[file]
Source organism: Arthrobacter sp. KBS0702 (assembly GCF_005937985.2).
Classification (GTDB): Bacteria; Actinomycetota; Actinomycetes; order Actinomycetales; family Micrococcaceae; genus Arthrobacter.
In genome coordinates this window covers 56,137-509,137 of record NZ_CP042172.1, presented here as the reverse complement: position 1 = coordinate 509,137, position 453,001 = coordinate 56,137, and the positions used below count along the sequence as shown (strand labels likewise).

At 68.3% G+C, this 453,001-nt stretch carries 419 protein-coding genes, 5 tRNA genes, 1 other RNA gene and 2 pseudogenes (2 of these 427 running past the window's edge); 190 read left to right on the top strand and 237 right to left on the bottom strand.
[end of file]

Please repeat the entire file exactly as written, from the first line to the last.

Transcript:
Source organism: Arthrobacter sp. KBS0702 (assembly GCF_005937985.2).
Classification (GTDB): Bacteria; Actinomycetota; Actinomycetes; order Actinomycetales; family Micrococcaceae; genus Arthrobacter.
In genome coordinates this window covers 56,137-509,137 of record NZ_CP042172.1, presented here as the reverse complement: position 1 = coordinate 509,137, position 453,001 = coordinate 56,137, and the positions used below count along the sequence as shown (strand labels likewise).

At 68.3% G+C, this 453,001-nt stretch carries 419 protein-coding genes, 5 tRNA genes, 1 other RNA gene and 2 pseudogenes (2 of these 427 running past the window's edge); 190 read left to right on the top strand and 237 right to left on the bottom strand.